There are no investment guarantees, of course. Nofziger also said it’s quite possible that the woman from church wasn’t even making the pitch. A scammer could have hacked into the woman’s Facebook account to seem more legitimate and promote the phony investment, she said.
Many millennials who mock their parents or more experienced co-workers by saying they’d never fall for anything that dumb are indeed losing real money to cryptocurrency scams.
The scams might sound improbable, but con artists know how to work some people into feeling they need to take action.
Scammers don’t care about demographics. And many times, younger consumers are more likely to be victims of cryptocurrency scams because they’re eager to make money and they’re frequently on social media where some scams are pitched.
Since October 2020, those ages 20 through 49 are over five times more likely to report losing money on cryptocurrency investment scams than older age groups, according to the FTC.
Watch out for big, empty promises
Like with any pitch, potential investors must run for cover if suddenly someone is promising outstanding returns, such as making 10 times the amount of money you originally invest.
Is someone trying to sell you unregistered securities? Or are they providing misleading information when it comes to the risks or the actual deal itself?
A seemingly sophisticated pitch had a Michigan investor putting $100,000 on the line in some sort cryptocurrency mining strategy. The investor expected to earn 2% per week.
But Michigan regulators ultimately issued a cease and desist order last year for Mintage Mining and BC Holdings and Investments and under a settlement the entities agreed to pay civil fines and that they will not conduct any business in Michigan regulated under the Securities Act. (The respondents neither admitted nor denied the allegations that there was a $100,000 investment with an anticipated weekly return of 2%.)
Some of these deals can run like Ponzi scams where initially you do get a good payout, but that part of the scam is only designed to get you to lure in more friends and family.
A Midland, Mich., man reached out through LinkedIn a few years ago to contact a former co-worker who was living in Montana about a can’t-miss cryptocurrency deal.
The man claimed to work for CoinPoint, an internet advertising company that pushed people to participating company websites, and that CoinPoint was looking for investors, according to the U.S. Attorney’s Office in the District of Montana.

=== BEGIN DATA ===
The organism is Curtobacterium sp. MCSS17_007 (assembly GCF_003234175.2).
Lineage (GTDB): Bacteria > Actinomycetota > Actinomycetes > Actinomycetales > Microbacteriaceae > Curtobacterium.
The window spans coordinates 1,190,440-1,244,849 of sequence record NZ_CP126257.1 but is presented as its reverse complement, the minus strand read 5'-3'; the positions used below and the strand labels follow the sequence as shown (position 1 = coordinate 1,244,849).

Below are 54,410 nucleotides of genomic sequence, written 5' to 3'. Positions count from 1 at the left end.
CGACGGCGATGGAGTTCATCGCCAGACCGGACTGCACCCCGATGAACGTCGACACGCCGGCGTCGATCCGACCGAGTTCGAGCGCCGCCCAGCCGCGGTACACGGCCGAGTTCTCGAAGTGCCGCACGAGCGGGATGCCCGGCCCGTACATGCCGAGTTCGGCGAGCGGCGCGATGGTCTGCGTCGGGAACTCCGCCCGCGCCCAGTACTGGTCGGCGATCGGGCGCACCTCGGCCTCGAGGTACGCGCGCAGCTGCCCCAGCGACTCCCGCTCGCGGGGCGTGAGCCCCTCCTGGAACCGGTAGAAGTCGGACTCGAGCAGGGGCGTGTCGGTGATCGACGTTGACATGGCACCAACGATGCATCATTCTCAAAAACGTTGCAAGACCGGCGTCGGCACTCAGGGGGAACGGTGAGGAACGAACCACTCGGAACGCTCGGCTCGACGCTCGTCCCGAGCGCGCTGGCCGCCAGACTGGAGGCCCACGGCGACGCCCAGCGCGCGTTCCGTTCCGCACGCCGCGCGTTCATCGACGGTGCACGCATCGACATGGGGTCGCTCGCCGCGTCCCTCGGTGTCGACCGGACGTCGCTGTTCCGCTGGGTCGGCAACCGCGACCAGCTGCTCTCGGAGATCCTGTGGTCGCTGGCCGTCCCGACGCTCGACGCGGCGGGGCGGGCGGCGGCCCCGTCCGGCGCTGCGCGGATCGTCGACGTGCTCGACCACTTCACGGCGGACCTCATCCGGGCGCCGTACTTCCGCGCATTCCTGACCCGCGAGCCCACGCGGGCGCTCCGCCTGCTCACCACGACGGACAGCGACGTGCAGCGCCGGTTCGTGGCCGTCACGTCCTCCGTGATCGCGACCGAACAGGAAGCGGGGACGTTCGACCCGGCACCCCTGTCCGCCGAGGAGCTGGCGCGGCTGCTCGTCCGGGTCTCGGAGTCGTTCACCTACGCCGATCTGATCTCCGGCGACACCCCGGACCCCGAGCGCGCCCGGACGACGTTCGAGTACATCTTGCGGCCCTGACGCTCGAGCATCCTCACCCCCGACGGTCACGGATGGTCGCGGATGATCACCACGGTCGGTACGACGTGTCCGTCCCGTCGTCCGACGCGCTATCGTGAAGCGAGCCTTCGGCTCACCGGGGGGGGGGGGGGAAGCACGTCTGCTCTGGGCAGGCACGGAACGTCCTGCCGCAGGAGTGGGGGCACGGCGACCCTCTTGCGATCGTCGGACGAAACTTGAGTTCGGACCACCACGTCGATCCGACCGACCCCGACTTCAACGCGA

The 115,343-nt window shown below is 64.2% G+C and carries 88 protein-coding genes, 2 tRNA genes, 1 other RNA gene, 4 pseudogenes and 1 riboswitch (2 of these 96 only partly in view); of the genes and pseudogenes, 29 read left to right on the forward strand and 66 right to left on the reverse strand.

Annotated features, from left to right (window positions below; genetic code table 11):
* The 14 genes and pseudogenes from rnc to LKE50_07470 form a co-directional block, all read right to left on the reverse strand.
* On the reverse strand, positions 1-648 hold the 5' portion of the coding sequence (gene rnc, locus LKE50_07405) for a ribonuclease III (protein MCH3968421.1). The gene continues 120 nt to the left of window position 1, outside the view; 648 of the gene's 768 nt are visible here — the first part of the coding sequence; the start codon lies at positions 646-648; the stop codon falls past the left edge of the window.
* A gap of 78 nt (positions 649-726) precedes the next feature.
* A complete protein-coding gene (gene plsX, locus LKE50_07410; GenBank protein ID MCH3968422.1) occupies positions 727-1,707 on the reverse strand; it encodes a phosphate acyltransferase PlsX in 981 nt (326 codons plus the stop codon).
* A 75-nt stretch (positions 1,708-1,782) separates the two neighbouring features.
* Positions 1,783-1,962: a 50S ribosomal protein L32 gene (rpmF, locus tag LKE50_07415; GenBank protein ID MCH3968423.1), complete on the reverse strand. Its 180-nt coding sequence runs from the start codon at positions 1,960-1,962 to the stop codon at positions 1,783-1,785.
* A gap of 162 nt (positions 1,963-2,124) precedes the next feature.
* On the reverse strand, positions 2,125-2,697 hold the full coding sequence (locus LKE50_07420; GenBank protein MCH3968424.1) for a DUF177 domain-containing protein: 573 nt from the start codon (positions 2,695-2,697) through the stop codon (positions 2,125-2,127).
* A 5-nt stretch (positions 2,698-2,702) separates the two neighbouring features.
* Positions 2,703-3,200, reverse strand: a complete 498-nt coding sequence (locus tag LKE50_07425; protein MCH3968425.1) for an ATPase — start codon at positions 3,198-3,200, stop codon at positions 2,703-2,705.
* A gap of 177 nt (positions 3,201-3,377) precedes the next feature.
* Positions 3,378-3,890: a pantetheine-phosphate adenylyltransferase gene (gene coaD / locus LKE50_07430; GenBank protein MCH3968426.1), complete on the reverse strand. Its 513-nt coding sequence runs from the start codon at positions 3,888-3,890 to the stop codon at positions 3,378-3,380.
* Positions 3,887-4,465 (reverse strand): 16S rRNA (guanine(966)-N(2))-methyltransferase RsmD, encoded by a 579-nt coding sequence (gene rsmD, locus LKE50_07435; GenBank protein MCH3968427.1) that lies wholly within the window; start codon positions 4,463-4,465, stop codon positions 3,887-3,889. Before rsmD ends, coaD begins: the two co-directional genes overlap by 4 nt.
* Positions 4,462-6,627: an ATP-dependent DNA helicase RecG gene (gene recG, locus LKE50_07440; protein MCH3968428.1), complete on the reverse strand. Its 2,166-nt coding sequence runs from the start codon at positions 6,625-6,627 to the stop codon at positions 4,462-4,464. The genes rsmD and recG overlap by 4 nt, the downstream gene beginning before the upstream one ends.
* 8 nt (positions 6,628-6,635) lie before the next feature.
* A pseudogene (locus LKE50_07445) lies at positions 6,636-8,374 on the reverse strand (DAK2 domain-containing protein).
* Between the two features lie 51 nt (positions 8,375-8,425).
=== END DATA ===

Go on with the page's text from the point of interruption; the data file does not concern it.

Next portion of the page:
The first victim sent around $7,000 to James Matthew Thomas, 35, who ended up pleading guilty in October 2019 to wire fraud and money laundering.
A few days later, Thomas sent the victim $9,203 worth of virtual currency, which was about a 30% return on the victim’s investment.
Based on the return, the first victim talked with a second victim and some of his friends and family members. The second victim invested $185,000 with Thomas and the friends and family members agreed to contribute another $500,000.
Much of the money taken in from the friends and family was never converted to virtual currency or forwarded to Thomas.
“As the scam progressed, Thomas told Victim 1 the investments were doing well and that he was getting rich. Victim 1 asked to be included on communications with CoinPoint and started receiving emails from various purported CoinPoint employees,” according to the Department of Justice.
But the FBI later determined the email addresses were fake and associated with another domain name — coinpointpartners.net — that was not associated with the real CoinPoint. Investigators also determined that Thomas had registered the fake domain name, coinpointpartners.net, the day after Victim 1 asked to be included in communications.
Bitcoin is turning into the new Best Buy gift card for scammers
While scammers continue to ask for gift cards — perhaps calling them “electronic vouchers” — experts say cryptocurrency is another way for con artists to get easy access to money and remain anonymous.
Nofziger said scammers often go online to find an ATM that offers bitcoins and just happens to be the closest one to your house. Then, they might direct you to that location.
Many times, you might just have to go to a grocery store or gas station nearby to find an ATM that offers bitcoins. The scammer might even give a name of that ATM and never mention Bitcoin.
Many people have told the FTC they loaded cash into Bitcoin ATM machines to pay imposters claiming to be from the Social Security Administration, for example.
The celebrity connection, Nofziger said, seems to be one that’s growing in popularity. Lately, she said, con artists have been impersonating wrestlers and country stars. Or they might pretend to be someone from the public relations team of one of those stars.
Sometimes, people are tricked into thinking that they can help a star’s charitable cause, such as building schools in another country, by sending cryptocurrency.
Because they trust the star, they trust the cause.
In one case, she said, a woman lost $25,000 when she converted cash into cryptocurrency after an imposter who claimed to be a celebrity needed money for more security management.
(Susan Tompor is the personal finance columnist for the Detroit Free Press. She can be reached at [email protected])